Health care policies



Free health care policies or politiques de gratuité – are about removing formal user fees. The removal of fees may apply to all health services, to the primary care level, to selected population groups, to selected services for everyone, or to selected services for specific population groups characterized by medical or economic vulnerability.

Evidence about the impact of FHC policies in terms of financial protection and health service utilization is mixed. If well-designed and implemented, FHC policies can expand coverage in countries with few resources and can therefore be part of a strategy and a catalyst to move towards universal health coverage (UHC).

What is a free health care policy?

Free health care policies aim to reduce the financial barriers that people may experience when trying to access health services. They eliminate formal user fees at the point of service.

Examples of services under a free health care policy include:

  • Antenatal care
  • Assisted deliveries
  • Caesarean sections
  • Health services for children below a defined age (often 5 years)
  • Health services for elderly people above a certain age (often 65 years).

These services are chosen to protect population groups deemed to be especially vulnerable, particularly low-income groups.

Defined geographical areas or easy-to-observe socio-demographic criteria such as age, sex or pregnancy are used to determine whether a person is eligible for free health services at the point of use. This is in contrast to relying on income or another means of assessment to determine whether an individual is entitled to exemption from user fees.

With limited budget resources to fund FHC as a way to make progress towards UHC, there are inevitable trade-offs, which lead to decisions about prioritizing particular services or population groups over others.


  • When introducing a FHC policy, a government explicitly intends to make progress towards UHC in two ways:
  • Increasing service utilization for specific services, in line with people’s health needs
  • Improving financial protection.

FHC policies also aim to enhance the quality of the health services guaranteed through this policy. Transparency and accountability are important aspects, as eligible people need to know if the policy applies to them.

While FHC policies may trigger an increase in the use of services, evidence on improved financial protection is mixed. People may still have to make direct payments for other services they need.

Moreover, if not properly anticipated and backed by increased supplies and medicines, FHC may have negative unintended consequences, such as patients having to pay for this scarce supply informally or in the private sector. Also, if user fees previously retained at the facility level are abolished, their effect as a direct incentive for health workers disappears, possibly leading to demotivated staff.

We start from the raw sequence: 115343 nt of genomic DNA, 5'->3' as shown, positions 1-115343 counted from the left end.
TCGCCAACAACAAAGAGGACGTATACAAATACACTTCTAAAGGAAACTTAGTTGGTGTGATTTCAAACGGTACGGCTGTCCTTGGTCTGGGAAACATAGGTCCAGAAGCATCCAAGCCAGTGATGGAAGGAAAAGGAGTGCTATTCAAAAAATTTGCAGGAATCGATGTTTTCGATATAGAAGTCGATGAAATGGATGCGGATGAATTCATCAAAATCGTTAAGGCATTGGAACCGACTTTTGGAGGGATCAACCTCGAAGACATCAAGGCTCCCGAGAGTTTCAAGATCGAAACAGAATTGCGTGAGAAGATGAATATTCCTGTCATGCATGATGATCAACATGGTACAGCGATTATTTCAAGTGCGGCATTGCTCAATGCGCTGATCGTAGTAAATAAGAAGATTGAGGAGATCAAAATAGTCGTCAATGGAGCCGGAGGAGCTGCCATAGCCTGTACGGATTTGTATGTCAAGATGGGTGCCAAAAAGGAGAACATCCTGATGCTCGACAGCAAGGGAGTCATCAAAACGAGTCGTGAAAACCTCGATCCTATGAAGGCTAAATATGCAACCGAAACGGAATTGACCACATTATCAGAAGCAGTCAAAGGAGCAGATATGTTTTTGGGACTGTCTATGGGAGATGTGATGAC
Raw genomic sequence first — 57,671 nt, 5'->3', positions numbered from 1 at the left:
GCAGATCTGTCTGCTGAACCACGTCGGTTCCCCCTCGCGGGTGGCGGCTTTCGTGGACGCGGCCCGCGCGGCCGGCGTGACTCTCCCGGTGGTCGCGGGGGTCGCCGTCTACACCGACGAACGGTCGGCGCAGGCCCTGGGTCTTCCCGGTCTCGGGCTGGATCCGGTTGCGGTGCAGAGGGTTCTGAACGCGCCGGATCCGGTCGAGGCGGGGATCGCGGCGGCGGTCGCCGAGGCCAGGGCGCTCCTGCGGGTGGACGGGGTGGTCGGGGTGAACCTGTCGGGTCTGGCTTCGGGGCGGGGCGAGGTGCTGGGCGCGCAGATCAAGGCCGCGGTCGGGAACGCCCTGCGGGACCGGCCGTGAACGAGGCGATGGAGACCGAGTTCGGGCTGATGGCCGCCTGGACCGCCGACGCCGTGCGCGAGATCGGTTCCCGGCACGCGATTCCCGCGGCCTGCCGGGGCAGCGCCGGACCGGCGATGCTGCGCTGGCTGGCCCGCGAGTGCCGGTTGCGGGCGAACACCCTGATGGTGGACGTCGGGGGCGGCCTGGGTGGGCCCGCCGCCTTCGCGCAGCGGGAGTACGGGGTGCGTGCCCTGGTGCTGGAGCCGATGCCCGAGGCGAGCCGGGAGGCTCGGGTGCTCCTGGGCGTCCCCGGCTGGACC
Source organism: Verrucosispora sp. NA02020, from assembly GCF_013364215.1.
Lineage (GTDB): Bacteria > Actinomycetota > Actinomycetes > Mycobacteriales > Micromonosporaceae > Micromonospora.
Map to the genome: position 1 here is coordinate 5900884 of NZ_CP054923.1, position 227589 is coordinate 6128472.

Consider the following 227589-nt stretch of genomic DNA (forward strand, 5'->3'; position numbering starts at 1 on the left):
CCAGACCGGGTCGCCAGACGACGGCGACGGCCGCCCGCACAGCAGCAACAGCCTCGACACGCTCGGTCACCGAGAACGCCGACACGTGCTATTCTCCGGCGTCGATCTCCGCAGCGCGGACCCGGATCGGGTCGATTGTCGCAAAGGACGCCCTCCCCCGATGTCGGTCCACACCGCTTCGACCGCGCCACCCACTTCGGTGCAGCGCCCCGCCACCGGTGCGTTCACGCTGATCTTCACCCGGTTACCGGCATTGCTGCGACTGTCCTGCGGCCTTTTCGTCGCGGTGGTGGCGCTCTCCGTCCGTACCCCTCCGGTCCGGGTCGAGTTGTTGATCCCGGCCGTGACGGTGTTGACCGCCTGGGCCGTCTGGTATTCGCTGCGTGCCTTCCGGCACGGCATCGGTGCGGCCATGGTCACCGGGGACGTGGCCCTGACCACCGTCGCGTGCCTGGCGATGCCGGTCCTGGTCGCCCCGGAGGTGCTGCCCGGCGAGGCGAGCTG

Overall, the impacts of FHC policies have so far been mixed, especially for poor people, who may not benefit at all, or benefit to a lesser extent compared with better-off people. There are differences across and within countries, but overall, public funding tends to benefit better-off populations. Various aspects on the supply and demand sides may cause this trend in public funding. On the supply side, availability of health services is better in wealthier areas. On the demand-side, barriers can be financial and non-financial, such as limited geographical access to facilities or cultural and language barriers.

Finally, setting up separate funding and remuneration mechanisms for FHC policies (when not linked with other health financing mechanisms) may contribute to fragmenting the health financing system. When there are several FHC policies in place for a variety of services, they may create disincentives to enrol in health insurance schemes with more comprehensive benefit packages.


Journal of Healthcare Communications is an open access journal and publishes articles after thorough peer review. This journal handles many aspects related to technology with health. It is also analyzing modern issues, hypothesis, research findings, and evidence-based mediations and innovation across different areas of strategic health communication as applied to the healthcare, public health and global health fields.

The main aim of this journal is to focus on “Digital Technology”, where it promotes communication strategies, that may encourage improving patient health and community. Apart of digital technology, the journal also focuses on programs, surveys associated with health. This journal accepts the case studies, research articles, advanced technologies and emerging strategies etc. This journal helps to bridge the frame work in communication in healthcare between medical practitioner and patient.

A standard editorial manager system is utilized for manuscript submission, review, editorial processing and tracking which can be securely accessed by the authors, reviewers and editors for monitoring and tracking the article processing.

Media Contact:
John Wayne
Assistant Editorial Manager
Journal of Healthcare Communications